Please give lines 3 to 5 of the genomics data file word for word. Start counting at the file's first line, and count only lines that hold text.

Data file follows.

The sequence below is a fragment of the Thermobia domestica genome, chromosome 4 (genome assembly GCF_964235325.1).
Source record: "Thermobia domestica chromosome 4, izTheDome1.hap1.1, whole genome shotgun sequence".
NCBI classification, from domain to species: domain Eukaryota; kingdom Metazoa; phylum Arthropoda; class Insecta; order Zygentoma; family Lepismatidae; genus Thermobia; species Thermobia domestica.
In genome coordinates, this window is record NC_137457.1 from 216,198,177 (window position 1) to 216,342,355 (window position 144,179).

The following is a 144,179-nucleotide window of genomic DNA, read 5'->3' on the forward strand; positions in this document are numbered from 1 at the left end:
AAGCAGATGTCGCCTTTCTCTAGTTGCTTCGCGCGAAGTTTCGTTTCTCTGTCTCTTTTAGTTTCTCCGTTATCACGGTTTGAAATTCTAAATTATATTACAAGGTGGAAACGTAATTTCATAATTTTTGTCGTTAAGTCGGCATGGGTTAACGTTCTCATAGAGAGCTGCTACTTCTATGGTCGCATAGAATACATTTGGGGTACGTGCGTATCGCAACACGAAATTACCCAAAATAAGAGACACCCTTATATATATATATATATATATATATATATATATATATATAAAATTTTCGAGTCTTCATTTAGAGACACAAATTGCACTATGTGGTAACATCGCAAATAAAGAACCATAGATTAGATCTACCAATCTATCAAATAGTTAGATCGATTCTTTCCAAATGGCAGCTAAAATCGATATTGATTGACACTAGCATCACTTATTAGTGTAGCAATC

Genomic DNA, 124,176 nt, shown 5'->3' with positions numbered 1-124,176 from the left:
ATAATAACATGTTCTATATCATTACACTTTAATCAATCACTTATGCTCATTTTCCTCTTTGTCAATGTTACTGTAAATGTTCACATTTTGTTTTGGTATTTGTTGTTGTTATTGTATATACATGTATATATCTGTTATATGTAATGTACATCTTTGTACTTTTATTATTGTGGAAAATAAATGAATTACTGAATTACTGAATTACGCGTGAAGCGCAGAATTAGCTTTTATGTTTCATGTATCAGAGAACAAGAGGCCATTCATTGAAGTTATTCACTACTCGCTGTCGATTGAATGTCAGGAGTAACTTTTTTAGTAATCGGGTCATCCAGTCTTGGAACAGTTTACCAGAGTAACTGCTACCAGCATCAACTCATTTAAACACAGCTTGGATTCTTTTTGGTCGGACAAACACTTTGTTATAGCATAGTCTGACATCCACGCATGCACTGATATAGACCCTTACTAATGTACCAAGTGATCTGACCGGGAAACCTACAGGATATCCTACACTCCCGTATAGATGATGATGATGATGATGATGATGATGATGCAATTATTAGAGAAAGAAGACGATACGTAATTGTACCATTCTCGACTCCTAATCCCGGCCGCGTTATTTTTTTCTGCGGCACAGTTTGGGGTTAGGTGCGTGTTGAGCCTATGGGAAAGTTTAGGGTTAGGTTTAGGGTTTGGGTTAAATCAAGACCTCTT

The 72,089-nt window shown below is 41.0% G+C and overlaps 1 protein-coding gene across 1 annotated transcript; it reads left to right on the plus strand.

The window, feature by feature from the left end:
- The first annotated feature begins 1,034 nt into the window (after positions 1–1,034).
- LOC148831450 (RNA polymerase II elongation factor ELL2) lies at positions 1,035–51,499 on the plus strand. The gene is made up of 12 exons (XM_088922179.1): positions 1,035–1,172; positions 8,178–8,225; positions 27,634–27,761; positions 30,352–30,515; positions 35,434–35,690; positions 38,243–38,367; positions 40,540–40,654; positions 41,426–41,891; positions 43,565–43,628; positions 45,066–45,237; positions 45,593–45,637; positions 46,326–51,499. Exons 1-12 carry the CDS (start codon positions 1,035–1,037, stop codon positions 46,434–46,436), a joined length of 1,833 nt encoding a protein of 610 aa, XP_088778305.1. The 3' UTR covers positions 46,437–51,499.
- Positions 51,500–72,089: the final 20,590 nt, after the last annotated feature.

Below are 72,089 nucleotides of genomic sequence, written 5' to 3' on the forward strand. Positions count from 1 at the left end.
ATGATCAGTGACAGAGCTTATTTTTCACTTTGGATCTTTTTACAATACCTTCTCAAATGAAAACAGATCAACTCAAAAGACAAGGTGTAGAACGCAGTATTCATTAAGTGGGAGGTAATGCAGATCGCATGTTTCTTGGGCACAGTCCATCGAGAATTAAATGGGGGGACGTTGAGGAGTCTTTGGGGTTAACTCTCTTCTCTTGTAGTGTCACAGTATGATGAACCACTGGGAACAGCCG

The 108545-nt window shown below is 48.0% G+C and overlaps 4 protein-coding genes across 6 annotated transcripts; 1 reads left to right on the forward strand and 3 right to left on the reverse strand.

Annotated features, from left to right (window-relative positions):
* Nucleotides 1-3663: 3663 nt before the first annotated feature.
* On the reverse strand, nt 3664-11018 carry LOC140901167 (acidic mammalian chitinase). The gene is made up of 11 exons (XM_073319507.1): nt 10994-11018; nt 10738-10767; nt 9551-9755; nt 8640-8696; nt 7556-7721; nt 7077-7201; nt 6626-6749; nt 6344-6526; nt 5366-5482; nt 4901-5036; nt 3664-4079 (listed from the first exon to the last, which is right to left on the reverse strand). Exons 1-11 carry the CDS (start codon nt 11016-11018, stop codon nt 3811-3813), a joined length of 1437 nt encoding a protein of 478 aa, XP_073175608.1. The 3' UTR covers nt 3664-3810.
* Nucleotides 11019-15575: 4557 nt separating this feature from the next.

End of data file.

NCBI classification, from domain to species: domain Eukaryota; kingdom Metazoa; phylum Arthropoda; class Insecta; order Zygentoma; family Lepismatidae; genus Thermobia; species Thermobia domestica.
In genome coordinates, this window is record NC_137457.1 from 216,198,177 (window position 1) to 216,342,355 (window position 144,179).

The following is a 144,179-nucleotide window of genomic DNA, read 5'->3' on the forward strand; positions in this document are numbered from 1 at the left end: